Sunday, July 15, 2012

Hawks surprising people all over

My sister Ruth called a couple of weeks ago about a big hawk that appeared suddenly in their suburban Atlanta yard. She's not a card-carrying member of the bird watching community, and neither is my brother-in-law Bob, but both are observant. They'd never seen anything like this. Bob emailed me photos of what appears a young Red-tailed Hawk.

I didn't think much more about this until two days ago, when Rose Ann Barnhill called. "There's three Plumbeous Kites right here!" One looked like a juvenile. Rosie is out every working day in central Fayetteville's Wilson Park. She wouldn't have missed any kind of kite if present all summer. As a UA grad student, she studied the birds of Belize for two years. Naturally enough, common Tropical birds appear unannounced in her conversation. She immediately corrected Plumbeous to Mississippi Kite.

Then I had an email from Judith Griffith at Ninestone Land Trust in Carroll County. She's just seen three Broad-winged Hawks . . . She walks the place every day. Red-tailed and Red-shouldered Hawks are regulars, but not broad-wings.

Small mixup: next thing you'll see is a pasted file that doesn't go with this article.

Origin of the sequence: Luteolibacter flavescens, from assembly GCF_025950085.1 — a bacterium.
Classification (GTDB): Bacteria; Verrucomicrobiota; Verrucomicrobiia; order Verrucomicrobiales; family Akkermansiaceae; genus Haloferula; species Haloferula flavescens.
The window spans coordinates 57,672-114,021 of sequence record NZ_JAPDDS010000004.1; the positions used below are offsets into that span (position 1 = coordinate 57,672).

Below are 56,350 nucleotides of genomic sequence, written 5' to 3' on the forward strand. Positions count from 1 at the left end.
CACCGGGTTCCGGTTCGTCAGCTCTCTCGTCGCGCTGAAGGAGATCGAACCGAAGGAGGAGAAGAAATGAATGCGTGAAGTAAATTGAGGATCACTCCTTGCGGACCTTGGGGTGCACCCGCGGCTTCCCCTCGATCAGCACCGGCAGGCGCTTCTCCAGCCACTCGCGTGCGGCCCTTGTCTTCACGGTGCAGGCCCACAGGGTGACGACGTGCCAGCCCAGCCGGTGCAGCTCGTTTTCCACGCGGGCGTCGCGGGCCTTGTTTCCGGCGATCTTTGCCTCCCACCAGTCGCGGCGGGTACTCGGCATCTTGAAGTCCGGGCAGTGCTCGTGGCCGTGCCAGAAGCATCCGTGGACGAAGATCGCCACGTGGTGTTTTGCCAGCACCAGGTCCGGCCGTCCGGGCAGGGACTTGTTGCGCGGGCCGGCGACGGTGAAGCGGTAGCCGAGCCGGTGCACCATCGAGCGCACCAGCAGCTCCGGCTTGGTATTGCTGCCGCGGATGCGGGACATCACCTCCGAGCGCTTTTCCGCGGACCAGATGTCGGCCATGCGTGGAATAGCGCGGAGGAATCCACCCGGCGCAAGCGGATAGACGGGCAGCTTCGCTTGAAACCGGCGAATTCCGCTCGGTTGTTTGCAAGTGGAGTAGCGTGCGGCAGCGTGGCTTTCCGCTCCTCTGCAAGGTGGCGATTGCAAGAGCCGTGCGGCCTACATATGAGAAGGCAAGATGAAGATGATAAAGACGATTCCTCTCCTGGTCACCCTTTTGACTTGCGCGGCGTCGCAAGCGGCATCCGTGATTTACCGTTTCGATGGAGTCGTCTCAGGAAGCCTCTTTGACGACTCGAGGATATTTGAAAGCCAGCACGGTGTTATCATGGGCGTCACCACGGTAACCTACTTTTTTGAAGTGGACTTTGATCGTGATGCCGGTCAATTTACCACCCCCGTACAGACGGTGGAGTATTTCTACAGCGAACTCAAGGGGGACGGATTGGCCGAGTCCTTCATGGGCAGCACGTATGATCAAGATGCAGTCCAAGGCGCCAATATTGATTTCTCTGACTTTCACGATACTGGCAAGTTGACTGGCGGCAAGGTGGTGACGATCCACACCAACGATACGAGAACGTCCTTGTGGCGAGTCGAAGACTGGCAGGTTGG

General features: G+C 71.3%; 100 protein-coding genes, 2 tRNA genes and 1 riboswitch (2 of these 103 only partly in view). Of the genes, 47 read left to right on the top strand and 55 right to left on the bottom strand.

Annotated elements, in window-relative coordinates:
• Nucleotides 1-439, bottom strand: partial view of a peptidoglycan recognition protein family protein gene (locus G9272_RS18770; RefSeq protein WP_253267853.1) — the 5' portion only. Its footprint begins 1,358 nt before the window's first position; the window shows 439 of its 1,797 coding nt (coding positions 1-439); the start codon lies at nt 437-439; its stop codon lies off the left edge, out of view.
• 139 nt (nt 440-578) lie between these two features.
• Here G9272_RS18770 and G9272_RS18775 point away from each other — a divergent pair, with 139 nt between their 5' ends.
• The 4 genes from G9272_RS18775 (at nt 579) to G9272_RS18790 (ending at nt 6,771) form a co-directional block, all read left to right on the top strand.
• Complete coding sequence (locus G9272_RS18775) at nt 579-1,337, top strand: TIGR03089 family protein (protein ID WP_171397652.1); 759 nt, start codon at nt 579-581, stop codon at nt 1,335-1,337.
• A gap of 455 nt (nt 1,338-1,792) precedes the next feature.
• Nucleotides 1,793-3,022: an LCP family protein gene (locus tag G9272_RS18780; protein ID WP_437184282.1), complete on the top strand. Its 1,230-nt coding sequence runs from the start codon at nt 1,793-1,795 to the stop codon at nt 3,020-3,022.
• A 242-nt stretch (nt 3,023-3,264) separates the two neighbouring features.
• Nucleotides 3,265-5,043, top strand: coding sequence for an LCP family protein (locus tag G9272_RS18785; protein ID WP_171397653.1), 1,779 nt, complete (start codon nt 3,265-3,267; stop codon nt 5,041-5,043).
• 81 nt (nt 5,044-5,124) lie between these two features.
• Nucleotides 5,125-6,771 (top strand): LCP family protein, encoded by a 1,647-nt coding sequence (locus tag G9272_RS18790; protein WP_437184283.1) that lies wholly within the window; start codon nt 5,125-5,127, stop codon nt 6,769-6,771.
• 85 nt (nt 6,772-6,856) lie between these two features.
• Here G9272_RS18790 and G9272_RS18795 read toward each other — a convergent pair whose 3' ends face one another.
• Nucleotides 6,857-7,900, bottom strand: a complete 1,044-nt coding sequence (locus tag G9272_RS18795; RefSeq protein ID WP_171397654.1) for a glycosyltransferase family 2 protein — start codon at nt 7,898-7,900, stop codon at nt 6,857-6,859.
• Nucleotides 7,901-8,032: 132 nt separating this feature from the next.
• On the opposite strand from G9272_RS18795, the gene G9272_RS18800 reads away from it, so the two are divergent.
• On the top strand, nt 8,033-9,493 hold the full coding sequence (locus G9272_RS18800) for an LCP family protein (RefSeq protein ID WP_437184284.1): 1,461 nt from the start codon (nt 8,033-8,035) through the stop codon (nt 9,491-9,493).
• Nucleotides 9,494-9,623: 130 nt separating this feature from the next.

Finally, Joan Reynolds and I birded the state fish hatchery at Centerton last Wednesday. Of shorebirds there were Killdeers (41+), Least Sandpiper (5), and Lesser Yellowlegs (1). Relatively speaking, hawks were sparse, but there was a constant raspy WHEEEE! WHEEEE! Imitated expertly by local jays, this proved impatient, fledgling Red-tailed Hawks.

In sum, this is suddenly hawks season on our avian calendar. They appear in places where earlier they weren't. If instead of hawks it was a sudden appearance of a Bald Eagle, the change would be obvious. They wouldn't just go previously unobserved. 

My assumption is these sudden hawks probably nested nearby. Taking into account nest building, egg laying, incubation (around 30 days) and young in the nest (around 45 days), red-tails have been in the same locale for at least three months.

During this period, "low hanging fruit" -- that is, easily caught opossum roadkill, bunnies, rats, and snakes -- must become relatively exhausted. So it's off to the new world, to fresh territory, where food is plentiful, the livin' easy. Maybe a backyard, where all of a sudden . . . hungry hawks assess your prized Chihuahua (just kidding).

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